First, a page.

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December 14, 2023

USGS National Wildlife Health Center pathologists and partners have authored a new reference guide on the lesions and histology of scleractinian corals.

Why this matters: Coral diseases contribute to coral reef degradation and loss, but the causes of most diseases remain unknown. Histopathology provides major contributions to the understanding of human and animal diseases by identifying characteristic cellular and tissue level changes, and in some cases directly identifying pathogens. It has the potential to provide similar insights into coral diseases, but few veterinary practitioners have familiarity with corals. To address this knowledge gap, a publication targeted to veterinary pathologists (Hawthorn et al. 2023), was developed that compiles systematic descriptions of common gross and microscopic lesions of corals.

Image: Colony of Boulder Brain Coral (Colpophyllia natans)
A large colony of Boulder Brain Coral (Colpophyllia natans, Order Scleractinia).

Stony corals, Order Scleractinia, are animals that create coral reefs crucial for fish nurseries, flood mitigation, and tourism, and provide critical marine habitats that house the highest density of ocean biodiversity. They are also one of the most rapidly declining taxonomic groups of animals on the planet. While substantial attention has been given to thermal bleaching, these corals are also experiencing unprecedented levels of disease, which is often the ultimate cause of death in stressed corals. Numerous diseases have been documented, but the causes of most remain unknown and additional research will be required to better understand and mitigate immediate and long-term disease threats to coral.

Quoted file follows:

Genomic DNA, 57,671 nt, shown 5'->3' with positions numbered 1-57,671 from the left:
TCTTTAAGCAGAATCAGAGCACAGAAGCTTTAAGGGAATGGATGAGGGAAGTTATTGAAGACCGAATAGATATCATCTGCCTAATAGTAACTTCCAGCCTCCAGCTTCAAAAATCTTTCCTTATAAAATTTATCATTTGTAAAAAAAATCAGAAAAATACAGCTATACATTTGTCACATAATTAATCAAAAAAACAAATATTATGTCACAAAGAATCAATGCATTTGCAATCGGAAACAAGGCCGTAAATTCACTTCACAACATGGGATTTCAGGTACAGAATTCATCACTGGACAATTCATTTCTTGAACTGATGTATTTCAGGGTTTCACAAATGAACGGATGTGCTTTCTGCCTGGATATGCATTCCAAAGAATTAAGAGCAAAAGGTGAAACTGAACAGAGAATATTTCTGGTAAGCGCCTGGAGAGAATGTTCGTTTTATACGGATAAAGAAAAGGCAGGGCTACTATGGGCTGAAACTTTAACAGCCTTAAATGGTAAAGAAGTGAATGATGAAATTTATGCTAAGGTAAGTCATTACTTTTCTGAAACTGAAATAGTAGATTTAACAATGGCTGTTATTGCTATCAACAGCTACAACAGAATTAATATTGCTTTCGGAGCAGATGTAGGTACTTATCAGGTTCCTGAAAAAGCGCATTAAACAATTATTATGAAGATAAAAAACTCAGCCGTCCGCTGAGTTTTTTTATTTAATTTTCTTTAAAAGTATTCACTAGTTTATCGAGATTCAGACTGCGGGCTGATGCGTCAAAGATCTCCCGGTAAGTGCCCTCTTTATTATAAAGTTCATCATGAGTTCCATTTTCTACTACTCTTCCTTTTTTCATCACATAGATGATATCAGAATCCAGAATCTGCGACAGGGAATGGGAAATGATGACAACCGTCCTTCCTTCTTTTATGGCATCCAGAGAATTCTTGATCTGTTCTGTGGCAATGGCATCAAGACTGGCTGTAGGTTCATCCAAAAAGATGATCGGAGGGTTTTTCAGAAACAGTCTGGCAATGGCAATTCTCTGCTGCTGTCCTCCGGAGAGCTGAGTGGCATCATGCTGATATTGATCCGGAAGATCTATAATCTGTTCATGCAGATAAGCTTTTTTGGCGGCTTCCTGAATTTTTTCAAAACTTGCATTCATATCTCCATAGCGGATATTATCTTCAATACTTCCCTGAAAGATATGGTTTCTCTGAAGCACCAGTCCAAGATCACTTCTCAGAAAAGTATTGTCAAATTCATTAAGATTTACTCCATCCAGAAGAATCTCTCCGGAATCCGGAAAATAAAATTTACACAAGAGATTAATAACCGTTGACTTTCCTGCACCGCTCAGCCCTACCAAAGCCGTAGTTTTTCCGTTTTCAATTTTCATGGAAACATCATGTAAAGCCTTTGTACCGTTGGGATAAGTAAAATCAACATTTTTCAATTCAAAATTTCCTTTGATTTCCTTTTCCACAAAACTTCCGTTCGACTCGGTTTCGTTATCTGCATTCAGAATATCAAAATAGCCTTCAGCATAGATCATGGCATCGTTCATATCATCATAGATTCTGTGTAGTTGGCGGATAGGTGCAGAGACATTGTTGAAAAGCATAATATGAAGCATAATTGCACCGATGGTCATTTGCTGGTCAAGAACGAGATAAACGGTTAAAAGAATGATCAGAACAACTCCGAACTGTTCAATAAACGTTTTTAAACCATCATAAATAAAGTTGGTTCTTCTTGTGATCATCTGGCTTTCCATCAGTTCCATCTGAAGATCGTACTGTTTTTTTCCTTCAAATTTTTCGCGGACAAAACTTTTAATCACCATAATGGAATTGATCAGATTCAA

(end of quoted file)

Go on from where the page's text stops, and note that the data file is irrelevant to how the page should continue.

One barrier to better understanding coral diseases is they are visually indistinguishable at the macroscopic level. Histopathology, an important tool in disease investigations, has not been extensively applied to coral diseases, in part because it requires familiarity with the appearance of both normal tissues and lesions in the organism being studied. In order to facilitate wider use of histopathology, we have compiled a body of work to serve as a reference and introduction to the study of scleractinian coral pathology (Hawthorn et al. 2023). Gross lesions associated with diseases and injury are described, and corresponding histological lesions are characterized and correlated to coral diseases in which they have been observed. Defining microscopic changes in corals is an evolving process, and literature gaps are highlighted. This reference may stimulate additional work where pathologists contribute to defining both normal and abnormal states in this colonial animal that depends on intimate relationships with microorganisms to survive. Fundamental aspects of physiology and anatomy, sampling, and ancillary diagnostics relevant to coral diagnosticians are also summarized.

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